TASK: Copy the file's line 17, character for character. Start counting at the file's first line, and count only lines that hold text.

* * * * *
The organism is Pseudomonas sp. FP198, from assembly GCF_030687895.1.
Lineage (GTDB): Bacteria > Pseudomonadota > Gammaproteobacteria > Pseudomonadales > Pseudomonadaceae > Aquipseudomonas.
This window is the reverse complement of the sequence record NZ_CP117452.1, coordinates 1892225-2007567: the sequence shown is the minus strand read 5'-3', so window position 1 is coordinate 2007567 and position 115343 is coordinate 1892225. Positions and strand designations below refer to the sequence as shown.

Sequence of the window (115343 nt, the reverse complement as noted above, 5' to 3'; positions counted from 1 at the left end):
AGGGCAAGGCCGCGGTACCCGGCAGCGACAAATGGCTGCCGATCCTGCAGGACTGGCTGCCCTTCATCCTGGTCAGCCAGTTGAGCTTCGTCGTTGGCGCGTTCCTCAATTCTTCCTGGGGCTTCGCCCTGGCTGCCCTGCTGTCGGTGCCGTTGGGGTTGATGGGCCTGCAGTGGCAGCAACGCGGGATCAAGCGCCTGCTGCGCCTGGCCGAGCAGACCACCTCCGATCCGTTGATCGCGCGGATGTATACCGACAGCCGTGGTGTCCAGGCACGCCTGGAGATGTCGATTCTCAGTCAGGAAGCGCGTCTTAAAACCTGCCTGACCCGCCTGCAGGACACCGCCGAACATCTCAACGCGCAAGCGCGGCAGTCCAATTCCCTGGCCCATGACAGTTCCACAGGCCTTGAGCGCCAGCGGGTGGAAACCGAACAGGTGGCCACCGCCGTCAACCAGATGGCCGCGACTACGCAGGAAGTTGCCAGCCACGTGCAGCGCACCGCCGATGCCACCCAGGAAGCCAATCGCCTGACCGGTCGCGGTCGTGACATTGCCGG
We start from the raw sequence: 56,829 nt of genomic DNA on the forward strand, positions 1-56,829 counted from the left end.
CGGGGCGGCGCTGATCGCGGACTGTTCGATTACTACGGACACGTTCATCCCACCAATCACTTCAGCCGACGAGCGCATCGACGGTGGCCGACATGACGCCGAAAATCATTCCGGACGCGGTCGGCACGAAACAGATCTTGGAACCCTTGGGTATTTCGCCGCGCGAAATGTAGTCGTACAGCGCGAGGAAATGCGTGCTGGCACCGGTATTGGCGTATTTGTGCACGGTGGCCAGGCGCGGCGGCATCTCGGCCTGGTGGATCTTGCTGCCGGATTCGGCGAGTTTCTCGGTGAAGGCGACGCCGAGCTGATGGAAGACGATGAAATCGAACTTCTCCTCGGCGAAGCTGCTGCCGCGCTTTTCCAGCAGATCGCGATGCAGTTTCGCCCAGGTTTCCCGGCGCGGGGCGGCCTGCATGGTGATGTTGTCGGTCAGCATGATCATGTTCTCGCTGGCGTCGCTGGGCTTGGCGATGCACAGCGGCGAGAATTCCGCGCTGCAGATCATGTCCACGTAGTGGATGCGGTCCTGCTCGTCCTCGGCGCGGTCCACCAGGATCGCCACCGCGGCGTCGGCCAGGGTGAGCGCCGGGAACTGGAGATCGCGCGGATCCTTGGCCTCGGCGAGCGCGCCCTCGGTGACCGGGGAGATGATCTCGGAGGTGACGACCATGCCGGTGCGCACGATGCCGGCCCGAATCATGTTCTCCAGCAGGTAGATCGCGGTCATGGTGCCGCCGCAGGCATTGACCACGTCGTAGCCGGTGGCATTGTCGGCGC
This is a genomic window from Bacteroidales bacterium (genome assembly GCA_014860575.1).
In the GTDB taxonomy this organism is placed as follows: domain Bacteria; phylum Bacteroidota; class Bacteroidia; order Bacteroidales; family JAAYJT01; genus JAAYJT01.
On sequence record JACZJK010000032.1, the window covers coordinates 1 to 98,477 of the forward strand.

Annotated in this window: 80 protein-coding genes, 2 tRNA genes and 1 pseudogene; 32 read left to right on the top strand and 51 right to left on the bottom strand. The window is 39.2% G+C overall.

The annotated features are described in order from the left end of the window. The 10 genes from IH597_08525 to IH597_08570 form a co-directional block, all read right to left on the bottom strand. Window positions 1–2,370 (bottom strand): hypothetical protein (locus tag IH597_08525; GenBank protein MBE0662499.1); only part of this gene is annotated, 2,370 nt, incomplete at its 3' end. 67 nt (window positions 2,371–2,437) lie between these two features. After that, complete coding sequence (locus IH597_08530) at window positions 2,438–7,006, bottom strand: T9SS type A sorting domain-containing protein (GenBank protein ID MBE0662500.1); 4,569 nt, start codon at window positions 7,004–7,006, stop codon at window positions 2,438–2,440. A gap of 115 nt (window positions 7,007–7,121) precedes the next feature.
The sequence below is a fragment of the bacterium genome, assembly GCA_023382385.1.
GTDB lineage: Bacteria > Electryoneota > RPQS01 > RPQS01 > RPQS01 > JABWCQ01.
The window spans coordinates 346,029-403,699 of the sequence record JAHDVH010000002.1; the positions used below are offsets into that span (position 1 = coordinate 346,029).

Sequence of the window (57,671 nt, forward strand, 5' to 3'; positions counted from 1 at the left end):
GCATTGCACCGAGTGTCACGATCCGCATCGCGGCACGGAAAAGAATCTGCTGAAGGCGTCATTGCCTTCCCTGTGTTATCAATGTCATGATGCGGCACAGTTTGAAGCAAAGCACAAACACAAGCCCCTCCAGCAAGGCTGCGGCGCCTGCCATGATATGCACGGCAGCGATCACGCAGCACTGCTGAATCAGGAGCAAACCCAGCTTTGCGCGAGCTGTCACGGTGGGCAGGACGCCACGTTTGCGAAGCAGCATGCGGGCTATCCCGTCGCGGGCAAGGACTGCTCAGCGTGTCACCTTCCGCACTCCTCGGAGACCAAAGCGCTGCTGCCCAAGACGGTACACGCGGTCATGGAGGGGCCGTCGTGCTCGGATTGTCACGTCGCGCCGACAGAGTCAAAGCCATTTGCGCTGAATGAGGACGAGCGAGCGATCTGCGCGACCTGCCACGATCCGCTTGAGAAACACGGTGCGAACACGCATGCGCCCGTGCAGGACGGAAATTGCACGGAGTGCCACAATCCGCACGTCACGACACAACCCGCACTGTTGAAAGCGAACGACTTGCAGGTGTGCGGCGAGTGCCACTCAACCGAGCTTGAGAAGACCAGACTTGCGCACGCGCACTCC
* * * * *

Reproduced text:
GCATTGCACCGAGTGTCACGATCCGCATCGCGGCACGGAAAAGAATCTGCTGAAGGCGTCATTGCCTTCCCTGTGTTATCAATGTCATGATGCGGCACAGTTTGAAGCAAAGCACAAACACAAGCCCCTCCAGCAAGGCTGCGGCGCCTGCCATGATATGCACGGCAGCGATCACGCAGCACTGCTGAATCAGGAGCAAACCCAGCTTTGCGCGAGCTGTCACGGTGGGCAGGACGCCACGTTTGCGAAGCAGCATGCGGGCTATCCCGTCGCGGGCAAGGACTGCTCAGCGTGTCACCTTCCGCACTCCTCGGAGACCAAAGCGCTGCTGCCCAAGACGGTACACGCGGTCATGGAGGGGCCGTCGTGCTCGGATTGTCACGTCGCGCCGACAGAGTCAAAGCCATTTGCGCTGAATGAGGACGAGCGAGCGATCTGCGCGACCTGCCACGATCCGCTTGAGAAACACGGTGCGAACACGCATGCGCCCGTGCAGGACGGAAATTGCACGGAGTGCCACAATCCGCACGTCACGACACAACCCGCACTGTTGAAAGCGAACGACTTGCAGGTGTGCGGCGAGTGCCACTCAACCGAGCTTGAGAAGACCAGACTTGCGCACGCGCACTCC